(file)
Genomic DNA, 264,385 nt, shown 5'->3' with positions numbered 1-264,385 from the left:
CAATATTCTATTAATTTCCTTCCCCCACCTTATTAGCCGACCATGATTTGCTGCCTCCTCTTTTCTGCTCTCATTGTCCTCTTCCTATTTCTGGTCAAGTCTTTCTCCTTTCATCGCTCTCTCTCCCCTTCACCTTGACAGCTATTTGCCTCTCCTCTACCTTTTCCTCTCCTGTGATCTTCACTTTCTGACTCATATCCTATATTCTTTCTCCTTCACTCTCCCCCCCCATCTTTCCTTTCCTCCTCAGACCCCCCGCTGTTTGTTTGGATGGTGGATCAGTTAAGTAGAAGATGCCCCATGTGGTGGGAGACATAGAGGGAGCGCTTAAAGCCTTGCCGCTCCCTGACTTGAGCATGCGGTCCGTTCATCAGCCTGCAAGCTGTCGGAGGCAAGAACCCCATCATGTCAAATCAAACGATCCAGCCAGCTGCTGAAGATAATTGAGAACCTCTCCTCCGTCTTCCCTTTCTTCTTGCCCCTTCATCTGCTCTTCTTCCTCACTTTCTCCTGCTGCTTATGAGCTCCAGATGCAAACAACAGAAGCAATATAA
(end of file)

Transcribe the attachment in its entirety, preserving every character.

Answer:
Genomic DNA, 264,385 nt, shown 5'->3' with positions numbered 1-264,385 from the left:
CAATATTCTATTAATTTCCTTCCCCCACCTTATTAGCCGACCATGATTTGCTGCCTCCTCTTTTCTGCTCTCATTGTCCTCTTCCTATTTCTGGTCAAGTCTTTCTCCTTTCATCGCTCTCTCTCCCCTTCACCTTGACAGCTATTTGCCTCTCCTCTACCTTTTCCTCTCCTGTGATCTTCACTTTCTGACTCATATCCTATATTCTTTCTCCTTCACTCTCCCCCCCCATCTTTCCTTTCCTCCTCAGACCCCCCGCTGTTTGTTTGGATGGTGGATCAGTTAAGTAGAAGATGCCCCATGTGGTGGGAGACATAGAGGGAGCGCTTAAAGCCTTGCCGCTCCCTGACTTGAGCATGCGGTCCGTTCATCAGCCTGCAAGCTGTCGGAGGCAAGAACCCCATCATGTCAAATCAAACGATCCAGCCAGCTGCTGAAGATAATTGAGAACCTCTCCTCCGTCTTCCCTTTCTTCTTGCCCCTTCATCTGCTCTTCTTCCTCACTTTCTCCTGCTGCTTATGAGCTCCAGATGCAAACAACAGAAGCAATATAA